In addition, we have shown how the ptychographically reconstructed probe can be directly used for enhanced control of the nano-diffraction experiment. Most importantly, the illuminated region of the sample can be well characterised. In particular, the size and shape of the beam does not have to be measured by knife-edge scans with the associated inaccuracies. Moreover, the exact complex-valued wave front is accessible, from which all beam parameters desired to better control the nano-diffraction experiment can be derived, such as wavefront curvature for example. Furthermore, the scanning X-ray microscopy images in phase contrast and darkfield contrast can be analysed with the full probe information at hand. Finally, we have shown how dose estimations become more precise by taking into account the exact beam profile, as well as the overlap between serial exposures during scanning.
However, we are also aware of the limitations in the presented approach. While the resolution can be extended by analysis in reciprocal space, this resolution applies to the averaged structure. The real space resolution of this averaging process as given by the focal spot is clearly lower in cellular nano-diffraction than in ptychographic imaging or more generally in CDI. At the same time, the overhead for detector read-out during scanning of three degrees of freedom needed for tomography limits the reasonable field of view, and hence in most cases the size of the object. Thus, for multicellular organisms, adaptable focal sizes and scanning steps would be desirable.
5.1. Calculation of the PSD
The usage of a window function for the calculation of the PSD is common in digital signal processing. A very useful window is the so-called Kaiser-window w(x) (cf. ):Fig. 9).
5.2. Discussion knife-edge scanning
The complex-valued illumination field (probe) at the sample position is useful to design, analyse and to control nano-diffraction experiments. As in many other optical applications, beam properties (focus position, size, field of depth, abberations) need to be known in order to perform controlled diffraction experiments, or more specifically nano-beam small-angle scattering experiments. Ptychographic reconstruction carried out in any plane gives access to the entire beam by means of propagation. Since beam properties can also be derived from measurements of caustics or multiple knife-edge scans, a brief comparison between the ptychographic approach and the conventional knife-edge approach shall be addressed here. To this end, we will assume that the pixel size of the probe intensities and the step size of knife-edge scans is equal to the pixel size of the ptychographically reconstructed probe of dx ≈ 10nm, in other words we do not question the practical implementation of knife edge scans at the 10nm range. In mathematical terms a knife-edge scan along x in a plane perpendicular to the optical axis spaced Δz from a reference plane (e.g. focus plane) is defined as52])
At first, let us consider a simulated ’dumbbell-shaped’ probe intensity (cf. Fig. 10(a)), which violates the assumption of factorization. Certainly, this model-probe may have pronounced and somewhat exaggerated side-lobes. However, the reader may note that the probe reconstructed experimentally in this work also exhibits side-lobes at least in the plane shown in Fig. 10(d). For this choice of probe, the fit of the error function to the calculated knife-edge scan along the horizontal direction (cf. Fig. 10(b)) yields FWHM = 0.635μm in comparison to the theoretical value of FWHM = 0.1μm at the centre (cf. Fig. 10(c)).
Next, let us consider the experimental case of the reconstructed probe field intensity (ptychographic reconstruction of the Siemens star resolution chart, cf. Fig. 2). After a calculation of the probe at several planes behind the sample, we performed ’numerical’ knife-edge scans along the horizontal and vertical direction in a few hundred planes to obtain the beam-width along the optical axis. The horizontal and vertical beam-widths as a function of the distance to the sample plane are shown in Fig. 10(f) as red and blue curves, respectively. Note that the minimal beam-widths do not exactly coincide with the maxima of ϒ(Δz) (Eq. (6)), indicating that the horizontal and vertical axes do not coincide with the minor and major axes of the beam. As is known from knife-edge scanning of astigmatic Gaussian beams , it is not generally sufficient to perform knife-edge scans along the horizontal and vertical axes. Contrarily, one needs to scan at several angles to determine the major and minor axes in one plane. Furthermore, it becomes clear that features such as the double-peak and donut-shape (at certain positions of the optical axis, cf. Fig. 5(C)), will be extremely difficult to infer from a set of knife-edge scans along two orthogonal axes.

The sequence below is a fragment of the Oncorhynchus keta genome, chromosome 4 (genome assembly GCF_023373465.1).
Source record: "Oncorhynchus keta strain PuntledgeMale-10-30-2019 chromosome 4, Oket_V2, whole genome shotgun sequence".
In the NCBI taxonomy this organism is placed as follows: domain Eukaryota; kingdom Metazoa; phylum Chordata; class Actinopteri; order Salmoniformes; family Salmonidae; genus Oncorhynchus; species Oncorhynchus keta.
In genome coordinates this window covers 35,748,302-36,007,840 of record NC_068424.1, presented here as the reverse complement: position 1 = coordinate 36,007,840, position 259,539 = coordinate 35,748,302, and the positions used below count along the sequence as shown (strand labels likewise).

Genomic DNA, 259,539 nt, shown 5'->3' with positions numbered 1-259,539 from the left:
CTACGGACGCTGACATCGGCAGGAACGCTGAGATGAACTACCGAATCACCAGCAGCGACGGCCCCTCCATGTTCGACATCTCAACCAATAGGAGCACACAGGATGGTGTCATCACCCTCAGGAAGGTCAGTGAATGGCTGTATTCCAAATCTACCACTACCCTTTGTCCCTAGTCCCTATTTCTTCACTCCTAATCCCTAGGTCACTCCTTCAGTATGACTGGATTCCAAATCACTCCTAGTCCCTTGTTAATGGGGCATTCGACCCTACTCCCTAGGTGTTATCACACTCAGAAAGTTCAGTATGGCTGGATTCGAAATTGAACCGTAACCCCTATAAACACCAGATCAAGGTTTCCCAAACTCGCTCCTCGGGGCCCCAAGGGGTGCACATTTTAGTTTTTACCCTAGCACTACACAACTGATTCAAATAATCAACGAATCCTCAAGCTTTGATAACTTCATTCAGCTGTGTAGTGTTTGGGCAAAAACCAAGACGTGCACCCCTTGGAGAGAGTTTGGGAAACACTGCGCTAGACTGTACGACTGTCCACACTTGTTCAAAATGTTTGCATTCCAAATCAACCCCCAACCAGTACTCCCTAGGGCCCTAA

Finally, let us consider the intensity of the probe at Δz = −0.686mm (cf. Fig. 10(d)) behind the plane of the sample. In order to get a FWHM estimate that becomes close to the theoretical value of FWHM = 0.093μm (cf. Fig. 2) the fit of the error function to the knife-edge scan needs to be restricted to values close to the centre yielding a FWHM = 0.104μm (cf. Fig. 10(e)). The outcome of the FWHM value of the fit could also be improved by manually weighting the data points near the centre. However, without a two-dimensional representation of the probe intensity, justification for both means would not be granted. We conclude that even if the information on the phase front of the beam is not needed, reconstruction of the intensity distribution from selected knife-edge scans is problematic and does not stand up to the full probe reconstruction by ptychography. Therefore, we recommend that ptychography should replace knife-edge scans whenever possible, i.e. if the beam is sufficiently coherent.
We thank Britta Weinhausen and Sarah Köster for a fruitful collaboration on a related project of cellular nano-diffraction and we are grateful for the contributions of P. Thibault, M. Dierolf and F. Pfeiffer to the difference-map code for ptychographic reconstructions and related contributions of O. Bunk. Financial support by SFB 755 Nanoscale Photonic Imaging of the Deutsche Forschungsgemeinschaft is gratefully acknowledged.